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Title page for ETD etd-09222014-113956


Type of Document Dissertation
Author Lawson, Sarah Page
Author's Email Address sarah.p.lawson@vanderbilt.edu
URN etd-09222014-113956
Title A comparative approach to understanding the evolution of social behaviour using Pemphigus aphids as a model system
Degree PhD
Department Biological Sciences
Advisory Committee
Advisor Name Title
Kenneth Catania Committee Chair
Antonis Rokas Committee Member
Jay Evans Committee Member
Julian Hillyer Committee Member
Patrick Abbot Committee Member
Keywords
  • Pemphigus
  • gall-forming aphids
  • social evolution
  • altruism
Date of Defense 2014-09-12
Availability unrestricted
Abstract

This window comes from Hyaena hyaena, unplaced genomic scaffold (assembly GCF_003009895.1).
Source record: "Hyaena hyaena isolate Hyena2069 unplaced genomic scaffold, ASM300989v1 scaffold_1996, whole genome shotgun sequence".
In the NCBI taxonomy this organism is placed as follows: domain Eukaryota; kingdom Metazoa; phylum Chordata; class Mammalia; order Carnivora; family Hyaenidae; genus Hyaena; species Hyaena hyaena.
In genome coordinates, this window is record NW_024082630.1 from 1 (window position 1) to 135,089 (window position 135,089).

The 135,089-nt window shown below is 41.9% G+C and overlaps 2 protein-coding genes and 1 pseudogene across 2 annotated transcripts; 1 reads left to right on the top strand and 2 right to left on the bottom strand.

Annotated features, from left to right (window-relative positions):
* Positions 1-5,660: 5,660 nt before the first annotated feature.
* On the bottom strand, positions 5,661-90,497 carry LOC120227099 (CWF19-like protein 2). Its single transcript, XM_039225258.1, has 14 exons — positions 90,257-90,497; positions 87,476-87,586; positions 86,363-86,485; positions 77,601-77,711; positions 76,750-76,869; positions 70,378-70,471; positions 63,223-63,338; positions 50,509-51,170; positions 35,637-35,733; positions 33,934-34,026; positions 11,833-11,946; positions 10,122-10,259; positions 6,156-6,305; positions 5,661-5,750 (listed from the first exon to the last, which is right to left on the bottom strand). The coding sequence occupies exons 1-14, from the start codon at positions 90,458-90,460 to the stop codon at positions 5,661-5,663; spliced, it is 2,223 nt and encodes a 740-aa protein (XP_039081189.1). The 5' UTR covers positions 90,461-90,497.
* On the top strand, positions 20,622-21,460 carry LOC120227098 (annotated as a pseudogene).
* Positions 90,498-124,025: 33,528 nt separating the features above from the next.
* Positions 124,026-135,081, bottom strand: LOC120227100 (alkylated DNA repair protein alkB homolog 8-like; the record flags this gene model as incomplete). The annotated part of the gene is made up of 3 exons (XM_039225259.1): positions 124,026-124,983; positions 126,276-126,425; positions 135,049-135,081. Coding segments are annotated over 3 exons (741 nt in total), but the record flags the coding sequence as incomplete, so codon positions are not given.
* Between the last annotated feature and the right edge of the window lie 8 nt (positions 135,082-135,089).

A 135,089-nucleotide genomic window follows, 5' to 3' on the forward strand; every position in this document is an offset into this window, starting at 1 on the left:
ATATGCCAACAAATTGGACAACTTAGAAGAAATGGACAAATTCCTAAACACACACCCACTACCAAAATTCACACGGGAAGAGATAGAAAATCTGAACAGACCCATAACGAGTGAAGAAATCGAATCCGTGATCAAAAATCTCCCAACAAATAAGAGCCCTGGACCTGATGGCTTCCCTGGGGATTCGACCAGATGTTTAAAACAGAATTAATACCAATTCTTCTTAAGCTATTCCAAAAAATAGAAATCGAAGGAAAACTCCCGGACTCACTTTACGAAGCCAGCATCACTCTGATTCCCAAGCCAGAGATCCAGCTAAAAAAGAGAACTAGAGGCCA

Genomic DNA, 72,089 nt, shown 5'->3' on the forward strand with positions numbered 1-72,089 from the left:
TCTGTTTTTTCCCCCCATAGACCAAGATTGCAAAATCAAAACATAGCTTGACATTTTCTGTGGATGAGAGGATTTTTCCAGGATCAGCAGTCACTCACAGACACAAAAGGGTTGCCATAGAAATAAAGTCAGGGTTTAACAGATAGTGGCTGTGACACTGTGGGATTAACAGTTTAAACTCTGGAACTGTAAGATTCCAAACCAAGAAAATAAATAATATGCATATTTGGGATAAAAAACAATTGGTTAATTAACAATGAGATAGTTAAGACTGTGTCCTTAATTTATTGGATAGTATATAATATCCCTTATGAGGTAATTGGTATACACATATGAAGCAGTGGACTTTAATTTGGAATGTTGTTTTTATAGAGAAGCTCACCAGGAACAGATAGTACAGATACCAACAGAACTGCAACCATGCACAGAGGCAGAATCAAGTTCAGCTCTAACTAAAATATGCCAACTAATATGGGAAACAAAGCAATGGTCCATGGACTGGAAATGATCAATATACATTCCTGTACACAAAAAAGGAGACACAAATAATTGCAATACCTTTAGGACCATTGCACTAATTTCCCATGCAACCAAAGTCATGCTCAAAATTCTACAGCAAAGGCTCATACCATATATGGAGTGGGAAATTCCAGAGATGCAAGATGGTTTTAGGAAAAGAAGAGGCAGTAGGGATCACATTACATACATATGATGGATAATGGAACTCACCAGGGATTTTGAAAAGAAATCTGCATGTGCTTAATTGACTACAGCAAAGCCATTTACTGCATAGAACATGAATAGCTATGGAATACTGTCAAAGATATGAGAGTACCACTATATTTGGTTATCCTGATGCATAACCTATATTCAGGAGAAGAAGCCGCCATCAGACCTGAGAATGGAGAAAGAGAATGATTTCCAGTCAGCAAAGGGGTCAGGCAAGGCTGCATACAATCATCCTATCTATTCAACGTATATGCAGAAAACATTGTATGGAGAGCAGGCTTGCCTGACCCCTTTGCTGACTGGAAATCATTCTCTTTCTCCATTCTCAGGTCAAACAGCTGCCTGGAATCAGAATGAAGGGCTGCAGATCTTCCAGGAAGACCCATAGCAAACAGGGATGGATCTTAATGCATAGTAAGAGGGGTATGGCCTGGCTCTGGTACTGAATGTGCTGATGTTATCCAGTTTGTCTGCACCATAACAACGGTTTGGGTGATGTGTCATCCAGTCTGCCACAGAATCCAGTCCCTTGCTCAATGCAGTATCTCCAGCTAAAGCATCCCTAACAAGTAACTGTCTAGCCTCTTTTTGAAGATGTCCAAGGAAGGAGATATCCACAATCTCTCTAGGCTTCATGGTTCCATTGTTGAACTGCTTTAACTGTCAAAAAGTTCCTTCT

This research utilizes aphids to address some of the emerging themes in social evolution. To begin to address these themes, I identified traits to measure sociality in aphids. I found that for the ecological and behavioural traits tested, housekeeping and defense, there were quantifiable differences between social and nonsocial species. However, there was no clear threshold that differentiated social from nonsocial species, meaning that definitions of sociality in aphids depend in part on the traits that are measured. Next, I explored a major theme of social evolution, the ability of groups to protect the nest from predators, by characterizing adaptations for defense. I found that aphid soldier elicit an overexpression of the melanization immune response in victims causing toxicity which leads to death, and successful defense of the nest. Finally, cooperation is inherently vulnerable to exploitation by cheaters. Aphids present a rare opportunity to study the effect of cheaters on groups due to multiple unique life history traits. I characterized the consequences of cheaters for weakly and nonsocial species and, contrary to our expectations, the presence of cheaters has the strongest negative effect on the nonsocial species, compared to the social or weakly social species. The results suggest that there is a more complex relationship between competition and relatedness than previously realized. Taken together, these results offers a new perspective on the role of defense, social immunity and kin selection in the evolution of sociality in this disparate group.
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